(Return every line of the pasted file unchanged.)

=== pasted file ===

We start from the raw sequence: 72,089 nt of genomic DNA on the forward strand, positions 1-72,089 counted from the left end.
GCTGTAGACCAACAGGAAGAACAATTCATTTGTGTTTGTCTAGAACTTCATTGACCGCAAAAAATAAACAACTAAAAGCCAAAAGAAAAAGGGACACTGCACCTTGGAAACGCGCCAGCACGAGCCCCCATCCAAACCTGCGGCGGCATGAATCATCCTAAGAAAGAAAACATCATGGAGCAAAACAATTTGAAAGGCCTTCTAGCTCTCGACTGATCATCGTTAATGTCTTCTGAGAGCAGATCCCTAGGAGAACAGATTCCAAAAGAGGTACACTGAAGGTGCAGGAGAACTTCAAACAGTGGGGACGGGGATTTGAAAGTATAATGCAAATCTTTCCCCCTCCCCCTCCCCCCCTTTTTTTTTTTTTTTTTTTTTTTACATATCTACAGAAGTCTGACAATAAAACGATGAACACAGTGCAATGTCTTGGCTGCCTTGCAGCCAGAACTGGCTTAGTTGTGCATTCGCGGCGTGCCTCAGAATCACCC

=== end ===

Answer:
We start from the raw sequence: 72,089 nt of genomic DNA on the forward strand, positions 1-72,089 counted from the left end.
GCTGTAGACCAACAGGAAGAACAATTCATTTGTGTTTGTCTAGAACTTCATTGACCGCAAAAAATAAACAACTAAAAGCCAAAAGAAAAAGGGACACTGCACCTTGGAAACGCGCCAGCACGAGCCCCCATCCAAACCTGCGGCGGCATGAATCATCCTAAGAAAGAAAACATCATGGAGCAAAACAATTTGAAAGGCCTTCTAGCTCTCGACTGATCATCGTTAATGTCTTCTGAGAGCAGATCCCTAGGAGAACAGATTCCAAAAGAGGTACACTGAAGGTGCAGGAGAACTTCAAACAGTGGGGACGGGGATTTGAAAGTATAATGCAAATCTTTCCCCCTCCCCCTCCCCCCCTTTTTTTTTTTTTTTTTTTTTTTACATATCTACAGAAGTCTGACAATAAAACGATGAACACAGTGCAATGTCTTGGCTGCCTTGCAGCCAGAACTGGCTTAGTTGTGCATTCGCGGCGTGCCTCAGAATCACCC